FINAL 2017-18 HUNTING/TRAPPING SEASONS APPROVED
The Pennsylvania Board of Game Commissioners gave final approval to hunting and trapping seasons and bag limits for the 2017-18 license year. A list of all seasons and bag limits appears in the full news release.
The commissioners also set the number of antlerless deer licenses to be allocated, as well as the number of elk licenses to be allocated for the coming license year.
The board voted to allocate 804,000 antlerless deer licenses statewide, which up from 748,000 licenses in 2016. Allocations by Wildlife Management Unit appear in the full news release.
Hunters should note the boundary between WMUs 2C and 2E has changed.
Hunting licenses for 2017-18 go on sale in mid-June and become effective July 1. After hunters purchase a general hunting license, they may apply for antlerless deer licenses based on staggered timelines, which will be outlined in the 2017-18 Pennsylvania Hunting & Trapping Digest to be made available online.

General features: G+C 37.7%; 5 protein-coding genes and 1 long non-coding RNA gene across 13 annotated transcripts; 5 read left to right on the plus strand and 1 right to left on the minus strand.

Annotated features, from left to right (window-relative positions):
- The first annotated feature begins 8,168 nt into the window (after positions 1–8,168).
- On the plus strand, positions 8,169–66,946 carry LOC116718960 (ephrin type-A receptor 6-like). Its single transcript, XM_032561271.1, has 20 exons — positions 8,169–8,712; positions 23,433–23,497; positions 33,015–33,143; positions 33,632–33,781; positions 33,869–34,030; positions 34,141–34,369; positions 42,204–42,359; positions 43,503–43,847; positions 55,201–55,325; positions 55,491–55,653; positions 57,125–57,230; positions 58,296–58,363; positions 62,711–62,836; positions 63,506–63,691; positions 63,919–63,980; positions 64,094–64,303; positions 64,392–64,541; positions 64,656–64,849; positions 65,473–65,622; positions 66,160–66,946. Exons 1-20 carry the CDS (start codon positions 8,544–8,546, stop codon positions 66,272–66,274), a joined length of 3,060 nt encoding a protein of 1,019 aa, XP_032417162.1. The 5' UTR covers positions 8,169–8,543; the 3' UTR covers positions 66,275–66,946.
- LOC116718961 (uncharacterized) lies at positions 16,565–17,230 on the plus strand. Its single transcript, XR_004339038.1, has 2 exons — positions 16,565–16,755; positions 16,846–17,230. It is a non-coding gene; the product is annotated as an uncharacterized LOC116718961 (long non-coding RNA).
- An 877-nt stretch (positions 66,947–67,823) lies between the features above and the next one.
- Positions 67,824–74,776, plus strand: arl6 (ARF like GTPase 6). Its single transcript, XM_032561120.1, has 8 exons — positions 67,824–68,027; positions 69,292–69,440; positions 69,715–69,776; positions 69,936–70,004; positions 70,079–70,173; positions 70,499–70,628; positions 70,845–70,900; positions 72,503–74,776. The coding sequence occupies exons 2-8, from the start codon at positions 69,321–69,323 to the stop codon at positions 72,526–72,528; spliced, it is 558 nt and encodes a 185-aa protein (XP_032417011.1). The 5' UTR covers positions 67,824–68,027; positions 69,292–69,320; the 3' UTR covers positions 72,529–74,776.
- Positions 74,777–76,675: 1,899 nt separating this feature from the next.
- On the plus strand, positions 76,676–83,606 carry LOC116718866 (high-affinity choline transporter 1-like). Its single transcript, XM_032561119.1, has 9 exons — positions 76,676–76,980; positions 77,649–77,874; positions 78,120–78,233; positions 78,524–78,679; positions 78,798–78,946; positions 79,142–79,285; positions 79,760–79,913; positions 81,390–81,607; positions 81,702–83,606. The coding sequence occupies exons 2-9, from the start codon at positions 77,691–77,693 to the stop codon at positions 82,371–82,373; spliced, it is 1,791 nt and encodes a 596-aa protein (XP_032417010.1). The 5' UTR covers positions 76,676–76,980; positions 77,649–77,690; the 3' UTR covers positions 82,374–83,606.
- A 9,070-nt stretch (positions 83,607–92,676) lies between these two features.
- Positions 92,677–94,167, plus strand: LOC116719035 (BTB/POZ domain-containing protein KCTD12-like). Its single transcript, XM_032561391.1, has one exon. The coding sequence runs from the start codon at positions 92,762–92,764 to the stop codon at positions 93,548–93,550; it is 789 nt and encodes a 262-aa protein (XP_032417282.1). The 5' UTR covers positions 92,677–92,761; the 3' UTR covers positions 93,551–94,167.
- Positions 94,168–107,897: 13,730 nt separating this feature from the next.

Other modifications approved for the 2017-18 seasons include: moving the statewide archery bear season to the next-to-the-last week of the archery deer season; changing the firearms deer season in Wildlife Management Units 5A and 5B to bucks-only hunting from the opening day through the first Friday; opening a conservative mid-week fall turkey season in Wildlife Management Area 5B, and reducing the season length in WMUs 4A, 4B and 4E; eliminating the post-Christmas segment of the ruffed-grouse season to improve adult survival due to recent population declines; restoring an extended black-bear season in WMU 3A; opening the Central Susquehanna Wild Pheasant Recovery Area to a youth-only pheasant-hunting season; removing restrictions on hunting small game, other than pheasants, in all Wild Pheasant Recovery Areas, and re-establishing statewide put-and-take bobwhite quail hunting with a longer season and larger bag limit, given the lack of wild quail in the state and the low likelihood of quail reintroduction occurring in Pennsylvania anytime soon.